Andrew J. Coe
Andrew J. Coe is an Assistant Professor in the Department of Political Science at Vanderbilt University and he also serves as Director of the ROCCA Lab. Professor Coe received his Ph.D. in political science from Harvard University.
Professor Coe has three ongoing research projects. The first seeks to assemble existing data on different foreign policy tools states use to wage their disputes—such as imposing sanctions, competing in arms races, and using force—into a unified database in order to understand how states choose among these tools and which states engage in the most conflictual behavior overall. The second focuses on understanding how other countries react to a state being suspected of pursuing nuclear weapons, from preventive attacks, to individual deals to stop nuclear weapons programs, to strengthening the nonproliferation regime. The third project investigates whether terrorism works, not from the perspective of the terrorists themselves, but from that of the civilians or foreign governments that support a terrorist organization.
Brett V. Benson
Brad V. Benson is an Associate Professor in the Department of Political Science and the Asian Studies Program at Vanderbilt University. He received his Ph.D. in political science from Duke University. Before coming to Vanderbilt, Professor Benson was a postdoctoral fellow at Princeton University in the Program for Quantitative and Analytical Political Science in 2010-2011. He was also a POSCO Visiting Fellow in residence at the East-West Center in Honolulu, HI in 2010.
Professor Benson’s research interests lie in the areas of international relations and Chinese politics and East Asian relations. He has worked on military alliances and interstate conflict and is the author of Constructing International Security: Alliances, Deterrence, and Moral Hazard (Cambridge University Press, 2012).
His current research focuses on the role of weapons systems in international politics. In particular, Professor Benson studies nuclear weapons and strategies countries use to reduce proliferation, the relationship between the sale of conventional weapons and military alliances, and the effects of small arms markets on intrastate conflicts.
Peter Bils is an Assistant Professor in the Departments of Political Science and Economics at Vanderbilt University. He received his Ph.D. in political science from the University of Rochester.
His research analyzes game-theoretic models of bargaining in international conflict. This work underscores the importance of state preferences for understanding international and civil conflict. Ongoing work examines how differences in goals can affect communication and cooperation between states.
More broadly, he studies how political institutions shape incentives. In particular, he is interested in how to design institutions to improve policy outcomes. This work covers a number of topics, including international relations, bureaucratic politics, and elections.
Carwil Bjork-James is an Assistant Professor in the Department of Anthropology at Vanderbilt University. He received his Ph.D. in cultural anthropology from City University of New York in 2013. His research agenda examines how subordinate social groups, particularly the urban poor and indigenous peoples, organize their own spaces and assertively use public spaces. It pursues a spatially aware ethnographic approach, interested in the practical and symbolic significance of urban places and indigenous territories, as well as a careful examination of the practices of social movements in sustained conflicts. Some broader issues of interest in his research are evolving ideas of collective rights (including the right to strike, and the rights of peasants and indigenous peoples), strategic and tactical questions in collective mass action, and the role of urban space in reproducing and challenging racial and state power.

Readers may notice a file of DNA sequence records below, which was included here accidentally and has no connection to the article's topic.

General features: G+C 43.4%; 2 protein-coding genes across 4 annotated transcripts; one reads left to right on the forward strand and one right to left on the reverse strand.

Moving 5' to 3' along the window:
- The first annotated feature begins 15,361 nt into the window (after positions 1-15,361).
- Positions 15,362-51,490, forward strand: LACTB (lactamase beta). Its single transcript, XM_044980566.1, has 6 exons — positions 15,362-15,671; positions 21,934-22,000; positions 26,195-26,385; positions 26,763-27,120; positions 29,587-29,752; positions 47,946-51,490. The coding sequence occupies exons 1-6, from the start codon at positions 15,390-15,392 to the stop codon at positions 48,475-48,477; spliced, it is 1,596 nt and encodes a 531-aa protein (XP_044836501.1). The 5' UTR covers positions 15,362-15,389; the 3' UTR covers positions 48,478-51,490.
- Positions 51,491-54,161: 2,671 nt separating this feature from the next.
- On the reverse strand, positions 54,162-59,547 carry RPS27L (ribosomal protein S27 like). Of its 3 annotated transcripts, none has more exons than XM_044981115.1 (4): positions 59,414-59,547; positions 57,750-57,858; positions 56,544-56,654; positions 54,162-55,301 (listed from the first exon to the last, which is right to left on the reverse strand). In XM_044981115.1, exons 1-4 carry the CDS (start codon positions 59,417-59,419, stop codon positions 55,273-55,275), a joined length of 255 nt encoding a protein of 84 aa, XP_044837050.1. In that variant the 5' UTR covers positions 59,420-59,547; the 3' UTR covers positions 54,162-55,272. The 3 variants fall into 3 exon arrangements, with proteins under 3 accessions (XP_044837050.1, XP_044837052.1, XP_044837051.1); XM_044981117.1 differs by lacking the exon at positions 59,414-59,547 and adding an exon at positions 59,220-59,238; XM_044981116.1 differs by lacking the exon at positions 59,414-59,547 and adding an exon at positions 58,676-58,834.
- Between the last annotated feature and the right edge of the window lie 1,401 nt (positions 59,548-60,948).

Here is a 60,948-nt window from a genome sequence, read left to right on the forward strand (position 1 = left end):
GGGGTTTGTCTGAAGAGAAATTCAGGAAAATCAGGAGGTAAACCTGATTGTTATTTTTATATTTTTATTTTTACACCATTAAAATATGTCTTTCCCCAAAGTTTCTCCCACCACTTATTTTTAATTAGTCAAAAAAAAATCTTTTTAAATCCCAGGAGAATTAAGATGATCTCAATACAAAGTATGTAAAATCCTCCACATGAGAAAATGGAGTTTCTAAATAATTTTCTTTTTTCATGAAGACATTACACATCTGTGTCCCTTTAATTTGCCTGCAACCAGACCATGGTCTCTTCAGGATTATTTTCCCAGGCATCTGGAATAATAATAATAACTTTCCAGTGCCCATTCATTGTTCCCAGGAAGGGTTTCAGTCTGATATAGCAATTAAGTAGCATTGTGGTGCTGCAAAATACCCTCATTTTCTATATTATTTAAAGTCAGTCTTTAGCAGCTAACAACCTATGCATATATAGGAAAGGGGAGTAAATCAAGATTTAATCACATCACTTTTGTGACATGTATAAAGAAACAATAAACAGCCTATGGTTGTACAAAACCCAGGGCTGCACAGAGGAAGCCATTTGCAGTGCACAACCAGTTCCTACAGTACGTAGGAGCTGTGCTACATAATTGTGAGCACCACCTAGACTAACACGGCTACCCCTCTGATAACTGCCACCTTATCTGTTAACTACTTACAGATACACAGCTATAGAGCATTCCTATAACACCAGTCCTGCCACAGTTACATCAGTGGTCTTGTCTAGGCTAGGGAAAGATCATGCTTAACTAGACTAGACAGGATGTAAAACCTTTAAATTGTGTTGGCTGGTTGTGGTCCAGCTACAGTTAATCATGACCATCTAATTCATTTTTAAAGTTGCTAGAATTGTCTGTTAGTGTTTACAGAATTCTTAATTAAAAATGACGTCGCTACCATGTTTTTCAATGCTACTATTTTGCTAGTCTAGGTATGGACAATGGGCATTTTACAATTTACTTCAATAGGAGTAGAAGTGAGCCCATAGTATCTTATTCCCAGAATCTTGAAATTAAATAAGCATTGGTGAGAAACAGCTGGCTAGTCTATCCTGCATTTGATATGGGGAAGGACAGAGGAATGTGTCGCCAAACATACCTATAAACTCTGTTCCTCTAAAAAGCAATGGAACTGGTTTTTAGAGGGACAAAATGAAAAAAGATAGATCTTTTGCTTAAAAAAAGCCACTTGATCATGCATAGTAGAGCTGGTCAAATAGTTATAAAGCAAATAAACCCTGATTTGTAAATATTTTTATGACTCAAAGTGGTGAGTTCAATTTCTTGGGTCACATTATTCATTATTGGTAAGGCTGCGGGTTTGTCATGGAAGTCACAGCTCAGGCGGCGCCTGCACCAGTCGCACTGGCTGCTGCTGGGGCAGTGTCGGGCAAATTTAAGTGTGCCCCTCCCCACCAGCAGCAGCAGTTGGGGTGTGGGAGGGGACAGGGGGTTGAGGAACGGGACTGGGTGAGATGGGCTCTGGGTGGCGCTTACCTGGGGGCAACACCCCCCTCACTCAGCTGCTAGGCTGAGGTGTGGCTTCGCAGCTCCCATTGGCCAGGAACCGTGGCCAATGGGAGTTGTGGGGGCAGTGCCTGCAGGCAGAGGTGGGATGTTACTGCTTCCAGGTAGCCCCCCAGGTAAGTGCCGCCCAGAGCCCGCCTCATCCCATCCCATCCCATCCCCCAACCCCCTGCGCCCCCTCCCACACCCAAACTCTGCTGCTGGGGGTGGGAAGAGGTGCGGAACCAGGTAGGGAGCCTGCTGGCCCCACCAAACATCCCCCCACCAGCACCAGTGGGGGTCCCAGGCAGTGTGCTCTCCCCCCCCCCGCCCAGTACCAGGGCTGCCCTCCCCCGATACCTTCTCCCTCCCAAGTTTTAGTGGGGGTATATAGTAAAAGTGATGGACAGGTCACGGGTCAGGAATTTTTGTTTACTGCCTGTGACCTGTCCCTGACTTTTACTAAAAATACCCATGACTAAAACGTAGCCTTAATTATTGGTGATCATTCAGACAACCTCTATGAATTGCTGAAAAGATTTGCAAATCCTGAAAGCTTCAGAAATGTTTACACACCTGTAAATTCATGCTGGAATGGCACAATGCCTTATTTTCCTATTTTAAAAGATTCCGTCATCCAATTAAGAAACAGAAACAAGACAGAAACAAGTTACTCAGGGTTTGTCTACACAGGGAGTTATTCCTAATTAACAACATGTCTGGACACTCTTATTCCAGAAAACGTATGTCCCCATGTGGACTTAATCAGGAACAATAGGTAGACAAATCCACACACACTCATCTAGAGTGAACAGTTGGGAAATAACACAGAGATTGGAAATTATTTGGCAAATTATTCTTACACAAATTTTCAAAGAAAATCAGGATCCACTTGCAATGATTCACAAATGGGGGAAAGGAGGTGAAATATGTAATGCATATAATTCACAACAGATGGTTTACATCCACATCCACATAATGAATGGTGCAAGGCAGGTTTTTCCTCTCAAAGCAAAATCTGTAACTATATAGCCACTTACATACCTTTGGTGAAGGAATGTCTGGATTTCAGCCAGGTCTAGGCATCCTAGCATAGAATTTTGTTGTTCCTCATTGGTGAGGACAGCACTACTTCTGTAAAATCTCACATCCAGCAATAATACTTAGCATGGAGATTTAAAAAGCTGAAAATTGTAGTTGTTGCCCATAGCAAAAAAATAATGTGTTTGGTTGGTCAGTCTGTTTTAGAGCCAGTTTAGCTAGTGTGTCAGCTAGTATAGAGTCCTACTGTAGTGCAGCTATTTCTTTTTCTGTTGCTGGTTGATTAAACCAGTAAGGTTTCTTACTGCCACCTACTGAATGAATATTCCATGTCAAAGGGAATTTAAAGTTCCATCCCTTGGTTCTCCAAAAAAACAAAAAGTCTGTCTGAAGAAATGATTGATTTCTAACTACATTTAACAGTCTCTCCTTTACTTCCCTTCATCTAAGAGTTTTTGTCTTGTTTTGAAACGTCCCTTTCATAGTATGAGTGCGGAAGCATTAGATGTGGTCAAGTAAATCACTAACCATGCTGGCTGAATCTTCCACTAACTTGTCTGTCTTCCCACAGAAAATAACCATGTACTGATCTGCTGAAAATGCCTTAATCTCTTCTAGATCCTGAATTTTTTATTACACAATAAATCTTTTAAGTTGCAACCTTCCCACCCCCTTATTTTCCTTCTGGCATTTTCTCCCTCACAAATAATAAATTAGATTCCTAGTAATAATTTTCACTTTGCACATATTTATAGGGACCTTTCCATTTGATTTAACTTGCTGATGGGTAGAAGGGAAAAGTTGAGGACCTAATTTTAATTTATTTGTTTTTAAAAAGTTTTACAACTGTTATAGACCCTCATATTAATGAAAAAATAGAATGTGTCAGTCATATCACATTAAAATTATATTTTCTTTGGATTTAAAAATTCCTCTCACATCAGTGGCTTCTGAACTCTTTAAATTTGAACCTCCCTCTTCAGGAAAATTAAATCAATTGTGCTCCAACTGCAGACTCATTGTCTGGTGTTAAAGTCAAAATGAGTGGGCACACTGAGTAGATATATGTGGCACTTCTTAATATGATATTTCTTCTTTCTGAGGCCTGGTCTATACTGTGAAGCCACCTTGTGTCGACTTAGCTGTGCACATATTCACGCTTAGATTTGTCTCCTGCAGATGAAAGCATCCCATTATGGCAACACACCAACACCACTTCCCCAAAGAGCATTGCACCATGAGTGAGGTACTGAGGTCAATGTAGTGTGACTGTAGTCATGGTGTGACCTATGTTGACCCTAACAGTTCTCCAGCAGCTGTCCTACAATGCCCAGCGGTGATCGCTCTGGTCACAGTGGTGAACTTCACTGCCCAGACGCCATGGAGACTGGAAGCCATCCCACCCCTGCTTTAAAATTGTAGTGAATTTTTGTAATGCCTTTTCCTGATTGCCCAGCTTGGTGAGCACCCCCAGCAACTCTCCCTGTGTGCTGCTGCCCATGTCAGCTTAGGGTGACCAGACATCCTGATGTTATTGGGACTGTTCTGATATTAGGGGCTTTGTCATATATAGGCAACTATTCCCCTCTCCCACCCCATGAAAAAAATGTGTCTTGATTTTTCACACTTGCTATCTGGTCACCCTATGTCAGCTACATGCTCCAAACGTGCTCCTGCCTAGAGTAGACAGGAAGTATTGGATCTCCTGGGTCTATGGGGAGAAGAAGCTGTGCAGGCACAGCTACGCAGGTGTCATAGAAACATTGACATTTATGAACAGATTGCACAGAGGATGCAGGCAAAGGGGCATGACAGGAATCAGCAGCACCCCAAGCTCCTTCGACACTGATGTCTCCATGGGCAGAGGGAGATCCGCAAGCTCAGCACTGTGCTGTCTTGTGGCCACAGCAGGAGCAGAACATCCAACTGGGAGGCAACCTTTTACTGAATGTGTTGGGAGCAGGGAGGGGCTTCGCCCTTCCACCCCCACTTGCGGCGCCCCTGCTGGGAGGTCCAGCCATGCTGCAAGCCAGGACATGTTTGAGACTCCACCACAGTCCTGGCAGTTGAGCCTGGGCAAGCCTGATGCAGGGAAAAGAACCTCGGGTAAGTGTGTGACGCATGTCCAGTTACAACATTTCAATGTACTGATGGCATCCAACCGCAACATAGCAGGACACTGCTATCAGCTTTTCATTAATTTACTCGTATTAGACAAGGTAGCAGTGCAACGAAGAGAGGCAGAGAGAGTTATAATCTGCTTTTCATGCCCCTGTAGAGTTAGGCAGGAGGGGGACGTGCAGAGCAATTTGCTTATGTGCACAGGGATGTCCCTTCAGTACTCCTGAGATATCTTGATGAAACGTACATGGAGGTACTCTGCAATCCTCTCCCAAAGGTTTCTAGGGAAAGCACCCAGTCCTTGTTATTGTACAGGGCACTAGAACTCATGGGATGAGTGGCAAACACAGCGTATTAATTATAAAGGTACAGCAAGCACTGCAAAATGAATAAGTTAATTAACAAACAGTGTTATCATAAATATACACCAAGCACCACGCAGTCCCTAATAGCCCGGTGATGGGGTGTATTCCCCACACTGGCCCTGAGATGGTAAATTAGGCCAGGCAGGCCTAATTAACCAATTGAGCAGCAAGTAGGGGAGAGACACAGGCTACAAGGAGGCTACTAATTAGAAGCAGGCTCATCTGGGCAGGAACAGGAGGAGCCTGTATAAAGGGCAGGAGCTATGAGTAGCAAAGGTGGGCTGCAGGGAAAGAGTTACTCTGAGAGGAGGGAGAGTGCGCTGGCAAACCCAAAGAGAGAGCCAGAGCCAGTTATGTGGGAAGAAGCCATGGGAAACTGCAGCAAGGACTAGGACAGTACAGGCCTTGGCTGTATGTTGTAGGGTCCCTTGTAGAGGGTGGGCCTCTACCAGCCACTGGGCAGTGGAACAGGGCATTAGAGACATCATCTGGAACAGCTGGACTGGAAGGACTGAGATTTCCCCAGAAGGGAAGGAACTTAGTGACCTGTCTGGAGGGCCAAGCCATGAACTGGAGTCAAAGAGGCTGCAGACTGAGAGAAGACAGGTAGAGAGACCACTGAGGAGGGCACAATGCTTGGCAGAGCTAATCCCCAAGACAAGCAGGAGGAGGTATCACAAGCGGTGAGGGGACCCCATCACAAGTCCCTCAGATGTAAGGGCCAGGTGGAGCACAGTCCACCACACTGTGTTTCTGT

Cassy Dorff is an Assistant Professor in the Department of Political Science and a faculty affiliate of the Data Science Institute at Vanderbilt University. She received her Ph.D. in political science from Duke University.
Professor Dorff’s research uncovers patterns of how people engage with and respond to political conflict. Her work analyzes how networks and interdependence shape individual and group-level behaviors during and after episodes of violence. Current projects focus on civilian victimization, journalism in conflict zones, network analysis of conflict, and conflict prediction and forecasting using event data.
Eliza Gheorghe is an Assistant Professor in the International Relations Department at Bilkent University. She received her Ph.D. in International Relations from the University of Oxford. She has held research fellowships at Yale University, the Woodrow Wilson International Center for Scholars, Harvard Kennedy School, Cornell University, and SAIS-Johns Hopkins University, among others.
Professor Gheorghe’s research investigates the causes and consequences of nuclear proliferation, with particular emphasis on the evolution of nuclear trade (licit and illicit), questions of grand strategy and nuclear alliances, and contagion effects in nuclear behavior. Her research at ROCCA includes a joint project with Professors Andrew Coe and Bradley Smith examining the effectiveness of the nonproliferation regime, a second project focusing on strategies of extended nuclear deterrence, and a third project studying the interaction of supply and demand in the nuclear market.